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Tough to explain war to my children - Assad

SYRIA: Syria's President Bashar al-Assad, whose regime has been locked in a bloody war for nearly three years, told AFP in an exclusive interview he finds it hard to explain the conflict to his children.

Speaking from the plush surroundings of his presidential palace in Damascus, the Syrian leader appeared at ease, smiling as he spoke.

He said he neither lived nor worked in the vast palace, finding it too large, and preferred to be at his office elsewhere in town, or at home.

“There are a few things that haven't changed,” he said, when asked how the brutal conflict has changed his daily life.

“I go to work as usual and we live in the same house as before, and the children go to school. These things haven't changed,” he said in the interview conducted on Sunday.

But he acknowledged that the war had intruded on his family's life in some ways, adding that “children are affected more deeply than adults in these circumstances”.

“There are questions put to you by children about the causes of what's happening, that you don't usually deal with in normal circumstances,” said Assad, a father of three.

“Why are there such evil people? Why are there victims? It's not easy to explain these things to children, but they remain persistent daily questions and a subject of discussion in every family, including my own.” He said the war, which has killed more than 130,000 people according to one NGO's tally, had forced children to “grow up too early and mature much faster”.

And he added that sadness “lives with us every day, all the time, because of what we see and experience, because of the pain, because of the fallen victims everywhere and the destruction of the infrastructure and the economy”.

“This has affected every family in Syria, including my own,” he said.

Assad's wife Asma was raised in London, where her parents still live, and there have been occasional rumours that she has fled Damascus for Britain. Assad said he had never considered leaving the country throughout the conflict.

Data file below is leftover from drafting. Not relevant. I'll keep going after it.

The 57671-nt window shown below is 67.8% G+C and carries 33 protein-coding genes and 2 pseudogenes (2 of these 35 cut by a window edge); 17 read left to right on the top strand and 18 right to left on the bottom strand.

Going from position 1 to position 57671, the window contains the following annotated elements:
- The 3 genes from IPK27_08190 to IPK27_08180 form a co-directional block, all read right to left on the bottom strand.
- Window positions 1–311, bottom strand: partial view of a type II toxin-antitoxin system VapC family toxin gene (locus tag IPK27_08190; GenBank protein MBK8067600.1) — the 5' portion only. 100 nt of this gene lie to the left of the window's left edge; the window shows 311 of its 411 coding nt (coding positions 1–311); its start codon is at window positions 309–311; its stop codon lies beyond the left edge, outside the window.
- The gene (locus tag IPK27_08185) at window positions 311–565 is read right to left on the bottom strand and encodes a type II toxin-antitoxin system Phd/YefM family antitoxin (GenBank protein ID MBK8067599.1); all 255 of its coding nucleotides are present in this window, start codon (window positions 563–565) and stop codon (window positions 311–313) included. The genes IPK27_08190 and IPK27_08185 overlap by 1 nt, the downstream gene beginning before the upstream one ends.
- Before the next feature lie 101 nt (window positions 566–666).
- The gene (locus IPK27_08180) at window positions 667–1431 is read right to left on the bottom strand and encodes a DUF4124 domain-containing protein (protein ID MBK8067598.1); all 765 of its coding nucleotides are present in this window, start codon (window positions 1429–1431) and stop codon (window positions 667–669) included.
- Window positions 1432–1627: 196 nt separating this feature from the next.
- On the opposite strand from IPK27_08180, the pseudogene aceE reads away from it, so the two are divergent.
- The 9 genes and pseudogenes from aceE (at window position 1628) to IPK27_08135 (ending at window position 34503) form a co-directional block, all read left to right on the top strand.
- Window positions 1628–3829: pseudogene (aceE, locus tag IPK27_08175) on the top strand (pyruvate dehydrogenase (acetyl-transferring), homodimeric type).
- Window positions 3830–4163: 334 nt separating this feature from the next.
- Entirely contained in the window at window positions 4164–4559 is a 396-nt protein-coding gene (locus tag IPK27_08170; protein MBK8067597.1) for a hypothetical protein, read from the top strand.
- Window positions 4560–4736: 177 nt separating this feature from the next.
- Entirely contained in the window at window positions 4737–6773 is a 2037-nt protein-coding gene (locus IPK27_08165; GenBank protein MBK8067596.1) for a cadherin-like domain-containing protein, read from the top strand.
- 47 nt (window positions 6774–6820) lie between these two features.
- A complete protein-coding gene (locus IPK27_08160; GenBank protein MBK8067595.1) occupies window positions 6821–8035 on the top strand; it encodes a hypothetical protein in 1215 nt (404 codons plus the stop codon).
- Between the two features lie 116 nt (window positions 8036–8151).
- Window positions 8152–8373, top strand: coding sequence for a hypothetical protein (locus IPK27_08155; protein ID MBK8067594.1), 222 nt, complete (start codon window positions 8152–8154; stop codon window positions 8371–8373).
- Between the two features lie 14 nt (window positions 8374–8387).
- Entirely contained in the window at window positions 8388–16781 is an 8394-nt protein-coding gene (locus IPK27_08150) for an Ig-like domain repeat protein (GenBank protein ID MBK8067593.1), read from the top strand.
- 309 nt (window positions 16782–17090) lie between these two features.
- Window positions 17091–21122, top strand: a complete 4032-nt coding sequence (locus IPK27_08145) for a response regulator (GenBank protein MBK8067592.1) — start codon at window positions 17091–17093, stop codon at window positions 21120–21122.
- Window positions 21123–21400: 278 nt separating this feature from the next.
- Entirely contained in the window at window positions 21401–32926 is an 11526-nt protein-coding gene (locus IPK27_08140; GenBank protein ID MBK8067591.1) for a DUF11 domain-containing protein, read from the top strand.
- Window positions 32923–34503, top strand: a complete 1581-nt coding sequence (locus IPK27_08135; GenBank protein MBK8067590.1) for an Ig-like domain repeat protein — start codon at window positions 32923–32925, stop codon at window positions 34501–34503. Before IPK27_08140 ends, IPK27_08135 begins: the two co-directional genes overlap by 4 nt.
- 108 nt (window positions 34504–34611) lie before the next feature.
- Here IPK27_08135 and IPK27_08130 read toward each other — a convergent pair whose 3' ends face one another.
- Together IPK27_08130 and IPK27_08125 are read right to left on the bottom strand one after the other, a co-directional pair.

Meanwhile, President Assad said there is a “significant” chance he will seek a new term this year, and dismissed the prospect of an opposition premier.

Assad said he expected his country's bloody conflict to drag on, calling it a “fight against terrorism” and rejecting any distinction between opposition fighters and radical jihadists.

“I see no reason why I shouldn't stand,” Assad said.

If “there is public desire and a public opinion in favour of my candidacy, I will not hesitate for a second to run for election.” “In short, we can say that the chances for my candidacy are significant,” added Assad, who succeeded his father Hafez in 2000.

He dismissed the opposition, which has said it will go to the Geneva talks with the primary objective of forcing him from office, as having been “created” by foreign backers.

And he described the possibility of appointing key opposition figures to the post of prime minister as nothing more than “a good joke”.

They “come to the border for a 30-minute photo opportunity and then they flee,” he said. “How can they be ministers in the government?” “These propositions are totally unrealistic, but they do make a good joke!”

“What we can say is that we are making progress and moving forward.

"This doesn't mean that victory is near at hand; these kinds of battles are complicated, difficult and they need a lot of time,” he said.

“Should Syria lose this battle, that would mean the spread of chaos throughout the Middle East,” he added.

Assad said peace talks starting Wednesday in the Swiss towns of Montreux and Geneva should focus on his “war on terrorism”, despite the opposition's insistence the talks would lead to his departure from office.

“The Geneva conference should produce clear results with regard to the fight against terrorism in Syria,” he said.

“This is the most important decision or result that the Geneva conference could produce. Any political solution that is reached without fighting terrorism has no value.”

AFP